14 May 2014
To the polling stations?
As the nation heads to the polls next Thursday it seems many don't know who they will vote for or may not vote at all. The European Union (EU) is a hugely influential body and everyday its policies directly impact British people. Despite this only 43 per cent of British voters showed up to vote at the last election.
This perhaps reflects common held views that the European Union is overly complex, difficult to understand, and disconnected or irrelevant to Britons.
Given the influence the EU has on everyday life it is hugely important that voters actively engage. Voting is a crucial way for people to have their say and hold the European Parliament and MEPs to account.
The Evangelical Alliance believes in having a strong and engaged political process and for this reason is encouraging people to show up and vote. The Alliance has produced a European Elections 2014 guide which aims to explain the complex structure of the European Union and provides links to information so that voters can make an informed decision about who they will vote for. It includes some fun videos too.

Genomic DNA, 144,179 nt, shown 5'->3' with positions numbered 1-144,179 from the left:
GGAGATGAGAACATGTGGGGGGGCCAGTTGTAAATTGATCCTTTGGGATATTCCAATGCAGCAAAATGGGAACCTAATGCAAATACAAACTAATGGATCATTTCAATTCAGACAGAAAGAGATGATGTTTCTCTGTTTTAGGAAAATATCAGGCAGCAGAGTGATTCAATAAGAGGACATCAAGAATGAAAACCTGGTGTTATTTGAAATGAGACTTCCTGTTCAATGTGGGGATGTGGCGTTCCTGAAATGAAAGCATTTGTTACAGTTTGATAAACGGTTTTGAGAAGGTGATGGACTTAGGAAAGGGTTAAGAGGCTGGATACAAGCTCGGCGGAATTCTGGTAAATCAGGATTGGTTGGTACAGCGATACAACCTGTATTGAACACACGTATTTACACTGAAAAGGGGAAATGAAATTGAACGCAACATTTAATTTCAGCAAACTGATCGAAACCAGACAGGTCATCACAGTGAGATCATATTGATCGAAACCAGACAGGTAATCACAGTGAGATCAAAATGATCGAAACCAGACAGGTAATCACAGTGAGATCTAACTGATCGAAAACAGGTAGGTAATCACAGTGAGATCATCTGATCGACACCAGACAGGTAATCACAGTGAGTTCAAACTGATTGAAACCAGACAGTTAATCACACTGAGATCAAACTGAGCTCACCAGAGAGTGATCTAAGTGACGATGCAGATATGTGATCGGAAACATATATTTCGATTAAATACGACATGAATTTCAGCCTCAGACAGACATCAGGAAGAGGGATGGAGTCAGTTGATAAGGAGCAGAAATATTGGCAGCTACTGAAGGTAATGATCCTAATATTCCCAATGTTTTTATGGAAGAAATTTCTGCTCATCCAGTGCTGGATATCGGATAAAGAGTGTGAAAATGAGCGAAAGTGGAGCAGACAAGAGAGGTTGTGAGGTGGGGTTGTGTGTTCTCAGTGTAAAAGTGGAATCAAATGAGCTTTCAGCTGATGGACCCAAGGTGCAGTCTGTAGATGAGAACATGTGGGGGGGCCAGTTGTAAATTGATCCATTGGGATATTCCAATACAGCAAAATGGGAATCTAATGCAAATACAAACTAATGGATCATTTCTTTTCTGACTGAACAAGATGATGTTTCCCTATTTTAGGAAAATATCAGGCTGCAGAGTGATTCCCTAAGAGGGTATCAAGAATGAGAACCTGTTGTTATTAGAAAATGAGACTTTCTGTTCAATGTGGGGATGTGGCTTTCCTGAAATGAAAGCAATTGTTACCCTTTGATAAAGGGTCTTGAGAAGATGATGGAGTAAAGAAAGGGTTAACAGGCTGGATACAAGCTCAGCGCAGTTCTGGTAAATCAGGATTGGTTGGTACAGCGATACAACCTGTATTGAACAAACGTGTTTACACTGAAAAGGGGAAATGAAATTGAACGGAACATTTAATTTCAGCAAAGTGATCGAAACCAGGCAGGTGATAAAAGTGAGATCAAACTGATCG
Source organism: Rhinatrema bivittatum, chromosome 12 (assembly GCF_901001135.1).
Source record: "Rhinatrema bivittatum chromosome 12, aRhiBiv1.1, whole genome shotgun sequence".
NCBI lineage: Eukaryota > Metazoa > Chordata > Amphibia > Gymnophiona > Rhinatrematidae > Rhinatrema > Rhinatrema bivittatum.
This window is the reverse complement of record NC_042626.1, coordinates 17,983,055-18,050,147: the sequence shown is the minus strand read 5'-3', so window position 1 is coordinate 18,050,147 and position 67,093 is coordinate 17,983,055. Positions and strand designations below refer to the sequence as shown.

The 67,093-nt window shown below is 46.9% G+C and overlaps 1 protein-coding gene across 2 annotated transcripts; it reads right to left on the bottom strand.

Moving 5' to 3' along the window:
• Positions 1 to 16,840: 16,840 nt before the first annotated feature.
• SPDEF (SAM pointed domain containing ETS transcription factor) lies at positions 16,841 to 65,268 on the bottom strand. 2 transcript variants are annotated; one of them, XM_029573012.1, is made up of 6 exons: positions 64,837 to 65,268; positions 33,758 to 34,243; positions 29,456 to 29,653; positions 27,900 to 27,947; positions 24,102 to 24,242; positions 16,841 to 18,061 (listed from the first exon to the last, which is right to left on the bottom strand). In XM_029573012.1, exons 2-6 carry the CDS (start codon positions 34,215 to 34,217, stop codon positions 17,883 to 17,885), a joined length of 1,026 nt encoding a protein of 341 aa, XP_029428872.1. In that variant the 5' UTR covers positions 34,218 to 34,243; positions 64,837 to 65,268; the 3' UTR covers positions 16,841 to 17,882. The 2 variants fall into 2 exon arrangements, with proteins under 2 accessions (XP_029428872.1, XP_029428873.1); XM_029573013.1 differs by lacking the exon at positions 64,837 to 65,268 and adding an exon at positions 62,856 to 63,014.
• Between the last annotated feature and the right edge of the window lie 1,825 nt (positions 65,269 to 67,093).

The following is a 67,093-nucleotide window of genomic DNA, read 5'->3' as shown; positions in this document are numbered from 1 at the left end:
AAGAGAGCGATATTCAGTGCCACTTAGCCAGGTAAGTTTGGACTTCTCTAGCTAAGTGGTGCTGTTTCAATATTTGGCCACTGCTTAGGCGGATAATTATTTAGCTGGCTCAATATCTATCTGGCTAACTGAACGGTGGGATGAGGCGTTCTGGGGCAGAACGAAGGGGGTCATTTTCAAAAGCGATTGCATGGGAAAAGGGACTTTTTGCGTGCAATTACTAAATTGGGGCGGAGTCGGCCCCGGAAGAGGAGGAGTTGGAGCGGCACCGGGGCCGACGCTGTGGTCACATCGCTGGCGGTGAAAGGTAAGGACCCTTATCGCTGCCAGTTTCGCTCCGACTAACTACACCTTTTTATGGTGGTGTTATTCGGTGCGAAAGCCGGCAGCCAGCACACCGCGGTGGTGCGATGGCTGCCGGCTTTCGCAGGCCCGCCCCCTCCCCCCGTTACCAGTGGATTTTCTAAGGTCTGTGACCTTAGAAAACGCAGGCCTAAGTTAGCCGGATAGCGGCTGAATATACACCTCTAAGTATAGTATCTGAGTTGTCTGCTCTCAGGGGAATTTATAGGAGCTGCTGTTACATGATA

It can be easy to think that one vote doesn't matter; that voting doesn't effect change. We only need to look at countries which don't have free and fair democratic elections to know this isn't true.
For the first time voters have the chance to not only choose their MEP but to have a direct say in the election of the next President for the EU's executive body, the European Commission. This is because for the first time the European election results will be taken into account.
These elections also give voters the chance to express their views about the EU's management of the Eurozone crisis and the direction the next European parliament should go in setting the rules in the Eurozone and the single market.
The next Parliament will significantly influence the future direction of the EU. The election result will also impact greatly on national political parties in the UK and the upcoming 2015 general election.
Public opinion may be divided about the role of the EU in Britain, the system may be flawed and voters may struggle to see the relevance to their own lives but it's still important to get out and vote.
President Obama explained so well the importance in engaging with the political process when he said: "I always believe that ultimately, if people are paying attention, then we get good government and good leadership. And when we get lazy, as a democracy…then it results in bad government and politics."
Showing up to vote is an important way for Britons to engage with the EU, to make their voice heard and to ultimately contribute to good government.